Taxing eCommerce transactions in the U.S. can be a long and complicated process. How are eCommerce taxes applied in Europe and which system do you feel is better for the future of eCommerce?
Tying back to my answer on the previous question, a retailer selling online in Europe for the first time may find it challenging to work with all of the different countries in Europe. The selling entity (i.e. the retailer) must be registered in all countries where they ship to so they can follow the specific VAT policies. There are also specific export documents which are needed if a retailer chooses to ship outside of the EU-27 zone. Sometimes dealing with all of the countries in Europe can be too much for some retailers to handle initially so they may focus on a few countries for their initial launch and Europe and expand from there.
Regarding which system is better for the future of eCommerce, it is difficult to tell. Here the taxation of eCommerce is more universal and well-defined despite having so many different countries. In the U.S. it seems to be much more varied because some states collect sales tax for eCommerce transactions and some do not.
Countries in Europe who do not use the Euro have their own currency and VAT policies – how should retailers entering Europe for the first time approach the constantly changing conversion rates between the currencies?
Currency rates are unpredictable and there is fluctuation but over time it usually evens itself out. Sometimes you may be charged more for currency losses when conversions are made and other times you may come out ahead. There are certainly risks with foreign exchange so if one country is really struggling it could be possible that a retailer would stop selling online in that country to stop taking currency conversion losses.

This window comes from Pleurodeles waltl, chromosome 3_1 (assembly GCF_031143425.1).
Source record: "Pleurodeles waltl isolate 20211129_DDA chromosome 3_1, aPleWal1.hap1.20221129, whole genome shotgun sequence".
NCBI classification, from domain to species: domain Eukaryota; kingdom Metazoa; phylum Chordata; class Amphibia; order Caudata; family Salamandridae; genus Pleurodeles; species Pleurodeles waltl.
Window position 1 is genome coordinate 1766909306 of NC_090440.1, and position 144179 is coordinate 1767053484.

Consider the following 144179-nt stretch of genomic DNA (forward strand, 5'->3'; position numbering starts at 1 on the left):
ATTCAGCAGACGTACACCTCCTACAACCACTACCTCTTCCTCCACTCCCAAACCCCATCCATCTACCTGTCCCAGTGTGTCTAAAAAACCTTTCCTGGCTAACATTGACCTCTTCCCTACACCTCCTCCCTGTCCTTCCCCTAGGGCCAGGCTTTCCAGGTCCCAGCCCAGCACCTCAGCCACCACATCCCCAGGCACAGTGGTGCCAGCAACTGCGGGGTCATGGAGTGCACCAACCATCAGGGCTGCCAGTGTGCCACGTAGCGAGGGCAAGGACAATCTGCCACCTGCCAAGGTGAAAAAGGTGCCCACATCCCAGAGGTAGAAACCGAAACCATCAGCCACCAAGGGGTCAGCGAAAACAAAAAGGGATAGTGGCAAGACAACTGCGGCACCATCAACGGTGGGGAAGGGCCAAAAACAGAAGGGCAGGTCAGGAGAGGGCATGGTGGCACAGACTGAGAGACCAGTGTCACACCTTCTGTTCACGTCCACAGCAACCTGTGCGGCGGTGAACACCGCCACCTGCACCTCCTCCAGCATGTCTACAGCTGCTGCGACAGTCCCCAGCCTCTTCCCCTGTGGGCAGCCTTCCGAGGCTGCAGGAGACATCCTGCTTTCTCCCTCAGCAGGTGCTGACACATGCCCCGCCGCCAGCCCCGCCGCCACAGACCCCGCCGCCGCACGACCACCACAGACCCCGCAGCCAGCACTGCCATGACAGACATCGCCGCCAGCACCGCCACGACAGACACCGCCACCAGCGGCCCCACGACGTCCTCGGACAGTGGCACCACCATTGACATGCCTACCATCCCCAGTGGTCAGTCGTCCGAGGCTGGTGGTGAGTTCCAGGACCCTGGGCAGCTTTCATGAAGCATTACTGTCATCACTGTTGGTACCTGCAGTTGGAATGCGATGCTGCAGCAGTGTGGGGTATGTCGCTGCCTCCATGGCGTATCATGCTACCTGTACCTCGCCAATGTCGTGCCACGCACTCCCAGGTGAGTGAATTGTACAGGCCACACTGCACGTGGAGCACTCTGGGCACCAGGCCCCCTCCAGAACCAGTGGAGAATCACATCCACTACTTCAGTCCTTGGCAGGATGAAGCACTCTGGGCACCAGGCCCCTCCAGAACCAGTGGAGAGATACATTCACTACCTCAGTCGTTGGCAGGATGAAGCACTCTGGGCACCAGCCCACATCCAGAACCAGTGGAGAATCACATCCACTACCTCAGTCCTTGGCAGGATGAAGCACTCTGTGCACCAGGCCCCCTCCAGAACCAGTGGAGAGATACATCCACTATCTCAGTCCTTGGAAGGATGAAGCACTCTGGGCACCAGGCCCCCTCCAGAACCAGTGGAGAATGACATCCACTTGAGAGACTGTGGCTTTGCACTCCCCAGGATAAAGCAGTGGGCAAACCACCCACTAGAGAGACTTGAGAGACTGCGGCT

What are some big changes you foresee taking place in European eCommerce in the next 5 years?
Like in the U.S., eCommerce is projected to see double digit growth here but in particular some of the less-developed countries in Eastern Europe could see growth rates as high as 20% as more people in those countries get online.
Interesting insights from Anabelle on just how different selling online can be between the two locations. With eCommerce still developing in certain parts of Europe it adds even more excitement to the prospects of European eCommerce but could add even more complexity to customer care and tax solutions. There are also issues of localization which retailers should consider as simply doing a direct site translation is not enough to specifically cater to the identity of each European culture and will not allow retailers to maximize their ROI on their European eCommerce efforts.
Moving forward it’s apparent retailers aren’t letting these obstacles get in their way as they expand their eCommerce presence not only to Europe but to Asia and the rest of the world. With reports that European eCommerce is safer than Brick and Mortar stores in Europe it should come as no surprise that some retailers are looking to expand their digital footprint first in Europe to test the market before they set up shop in major European cities.